Gleason took a picture of the sea-gull farm, then leaned toward his daughter and spoke for a moment. If he’d been hoping to start a conversation, it didn’t work; the girl just shook her head. The two seemed to be a little afraid of each other, as if they really hadn’t spent much time together.
Pam picked up the mike. “The presence of such a splendid gull crop suggests that the snipe hunting may be ever so good hereabouts.” There was more laughter.
“What’s funny about that?” Gleason whispered to his daughter. For an answer, Beverly just shrugged.
“I haven’t been on a good snipe hunt,” Pam continued, “since I was a Girl Scout back in New Zealand. Of course, we didn’t call them snipe there, but I think that’s what you call them in America. Right?”
Pam then asked if there were any aboard who’d never been on a snipe hunt. Beverly and a few others held up their hands.
Gleason looked around and hesitantly raised his hand, too. “Might I ask what you do with them? Do you eat them?”
“Oh my, no,” Pam said. Beverly seemed noticeably relieved.
“You’ve never been snipe hunting, young lady?” Pam asked.
“I never have,” said Beverly. “How do you do it and not hurt them?”
After a covert wink at Gleason, Pam told the girl how the “catchers” would go to the top of a small hill and stand holding their pillow cases or bags close to the ground while the beaters, starting at the bottom, would make noise and beat the bushes. The snipe would then rush up to the top and, mistaking the open bags for hiding places, jump in. “Then you turn them loose. All very humane and lots of fun.”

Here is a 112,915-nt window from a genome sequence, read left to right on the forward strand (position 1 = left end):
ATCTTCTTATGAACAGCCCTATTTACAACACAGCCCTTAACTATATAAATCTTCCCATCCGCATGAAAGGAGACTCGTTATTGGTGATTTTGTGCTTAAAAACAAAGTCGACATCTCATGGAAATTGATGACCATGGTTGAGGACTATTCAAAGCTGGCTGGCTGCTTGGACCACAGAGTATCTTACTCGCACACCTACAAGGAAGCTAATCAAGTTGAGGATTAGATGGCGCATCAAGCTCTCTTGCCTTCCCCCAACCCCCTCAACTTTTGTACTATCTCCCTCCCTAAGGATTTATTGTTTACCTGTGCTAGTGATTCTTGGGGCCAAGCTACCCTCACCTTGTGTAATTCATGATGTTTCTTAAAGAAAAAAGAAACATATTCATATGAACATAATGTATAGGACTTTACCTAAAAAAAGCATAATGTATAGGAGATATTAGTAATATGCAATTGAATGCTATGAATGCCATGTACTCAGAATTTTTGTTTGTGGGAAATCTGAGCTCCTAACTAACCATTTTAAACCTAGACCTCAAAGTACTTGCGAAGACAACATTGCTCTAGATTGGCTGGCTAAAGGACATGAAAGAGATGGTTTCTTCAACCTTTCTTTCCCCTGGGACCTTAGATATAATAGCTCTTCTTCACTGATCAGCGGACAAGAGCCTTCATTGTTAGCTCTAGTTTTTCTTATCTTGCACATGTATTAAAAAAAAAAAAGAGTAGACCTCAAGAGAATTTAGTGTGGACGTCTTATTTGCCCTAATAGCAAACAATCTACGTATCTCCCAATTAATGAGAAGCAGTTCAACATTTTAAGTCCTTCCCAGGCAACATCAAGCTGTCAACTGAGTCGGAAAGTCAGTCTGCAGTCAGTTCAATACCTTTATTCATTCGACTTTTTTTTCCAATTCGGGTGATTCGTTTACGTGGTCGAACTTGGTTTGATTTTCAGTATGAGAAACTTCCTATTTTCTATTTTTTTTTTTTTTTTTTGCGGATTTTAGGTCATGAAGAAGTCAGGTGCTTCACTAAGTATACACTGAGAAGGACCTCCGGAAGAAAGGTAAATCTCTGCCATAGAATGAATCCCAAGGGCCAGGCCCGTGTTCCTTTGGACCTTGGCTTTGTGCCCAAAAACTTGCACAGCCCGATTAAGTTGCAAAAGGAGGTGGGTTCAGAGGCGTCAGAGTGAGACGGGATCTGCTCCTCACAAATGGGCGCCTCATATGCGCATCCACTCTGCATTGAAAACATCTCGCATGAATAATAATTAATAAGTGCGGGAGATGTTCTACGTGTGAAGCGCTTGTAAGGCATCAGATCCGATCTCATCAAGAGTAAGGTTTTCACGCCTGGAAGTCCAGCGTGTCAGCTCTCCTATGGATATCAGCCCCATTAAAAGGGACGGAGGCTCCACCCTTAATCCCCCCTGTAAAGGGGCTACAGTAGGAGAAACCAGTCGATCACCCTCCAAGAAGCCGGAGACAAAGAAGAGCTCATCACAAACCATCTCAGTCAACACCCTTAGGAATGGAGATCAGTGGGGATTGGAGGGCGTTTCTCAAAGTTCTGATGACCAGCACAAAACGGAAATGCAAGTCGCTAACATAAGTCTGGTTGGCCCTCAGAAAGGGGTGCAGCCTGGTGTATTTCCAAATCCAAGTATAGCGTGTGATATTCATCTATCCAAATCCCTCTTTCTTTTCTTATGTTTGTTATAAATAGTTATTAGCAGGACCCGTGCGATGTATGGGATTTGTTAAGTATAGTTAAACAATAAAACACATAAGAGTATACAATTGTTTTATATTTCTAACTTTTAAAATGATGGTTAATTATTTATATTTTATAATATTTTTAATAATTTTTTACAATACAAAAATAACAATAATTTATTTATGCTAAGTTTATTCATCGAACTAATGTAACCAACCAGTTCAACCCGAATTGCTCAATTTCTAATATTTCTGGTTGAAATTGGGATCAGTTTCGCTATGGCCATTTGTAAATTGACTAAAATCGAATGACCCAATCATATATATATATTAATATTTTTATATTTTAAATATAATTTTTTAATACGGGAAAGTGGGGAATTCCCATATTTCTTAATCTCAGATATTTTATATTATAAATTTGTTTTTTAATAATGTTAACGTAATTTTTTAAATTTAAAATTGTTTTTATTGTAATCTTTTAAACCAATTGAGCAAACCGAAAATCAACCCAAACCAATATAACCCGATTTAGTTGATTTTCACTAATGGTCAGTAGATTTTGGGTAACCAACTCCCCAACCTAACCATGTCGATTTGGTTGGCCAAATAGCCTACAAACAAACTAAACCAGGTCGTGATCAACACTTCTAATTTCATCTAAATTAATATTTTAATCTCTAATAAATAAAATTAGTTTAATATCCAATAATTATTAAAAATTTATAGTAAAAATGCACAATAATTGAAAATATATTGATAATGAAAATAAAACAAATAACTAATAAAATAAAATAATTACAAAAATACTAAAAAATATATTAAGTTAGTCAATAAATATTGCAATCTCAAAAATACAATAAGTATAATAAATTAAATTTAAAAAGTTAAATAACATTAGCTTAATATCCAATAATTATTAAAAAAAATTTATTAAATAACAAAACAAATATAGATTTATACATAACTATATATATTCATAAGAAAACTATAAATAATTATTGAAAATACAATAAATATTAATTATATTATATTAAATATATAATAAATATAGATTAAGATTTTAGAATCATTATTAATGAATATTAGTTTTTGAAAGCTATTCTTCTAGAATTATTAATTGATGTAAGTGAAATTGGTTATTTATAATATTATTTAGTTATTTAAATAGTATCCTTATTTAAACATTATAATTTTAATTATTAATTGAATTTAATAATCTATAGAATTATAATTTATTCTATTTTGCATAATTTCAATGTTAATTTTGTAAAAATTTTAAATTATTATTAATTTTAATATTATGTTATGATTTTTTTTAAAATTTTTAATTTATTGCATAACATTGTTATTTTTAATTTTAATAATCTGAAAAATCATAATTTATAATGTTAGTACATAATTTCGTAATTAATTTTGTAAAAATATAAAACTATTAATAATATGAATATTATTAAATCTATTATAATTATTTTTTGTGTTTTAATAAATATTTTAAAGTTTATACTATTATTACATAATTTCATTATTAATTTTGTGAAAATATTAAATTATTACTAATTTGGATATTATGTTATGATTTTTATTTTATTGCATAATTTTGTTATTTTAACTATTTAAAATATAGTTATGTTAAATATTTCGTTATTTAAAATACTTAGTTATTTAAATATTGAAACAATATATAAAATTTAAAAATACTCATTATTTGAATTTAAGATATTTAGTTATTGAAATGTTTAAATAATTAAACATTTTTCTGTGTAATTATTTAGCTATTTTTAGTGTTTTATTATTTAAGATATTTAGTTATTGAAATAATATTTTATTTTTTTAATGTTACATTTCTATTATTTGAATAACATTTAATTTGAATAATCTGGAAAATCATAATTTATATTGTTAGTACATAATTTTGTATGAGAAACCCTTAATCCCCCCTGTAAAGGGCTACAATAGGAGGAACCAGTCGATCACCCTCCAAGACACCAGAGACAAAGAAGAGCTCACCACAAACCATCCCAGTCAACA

“Oh, lots of fun,” somebody echoed, laughing.
We were coming to our lunch stop, so Pam just mentioned in passing that all those wishing to take part in a snipe hunt should meet outside the hotel at 3 in the morning. Most of us laughed. Gleason wrote it down.
At breakfast the next morning, Gleason, looking somewhat wrung out, approached Pam in the hotel restaurant. He spoke with her for a moment before Pam shouted, “Oh, my God,” and started alternately laughing and apologizing.
Turns out Gleason and his daughter had waited from 3 to 4 a.m. with their “equipment"--a pillow case, a metal trash-can lid and a broomstick, wondering why the snipe hunt wasn’t forming up.
“Pretty soon,” Gleason said, “I began to feel like somebody was playing a trick on us. Beverly was going to make noise and I was going to hold the bag.” A light came on in his eyes. He started to get red in the face from the neck up.
Gleason eased himself into a chair and covered his face with his hands. As the story of what had happened started to move around the restaurant, the laughter moved with it. And the more we tried to suppress it, the more it grew.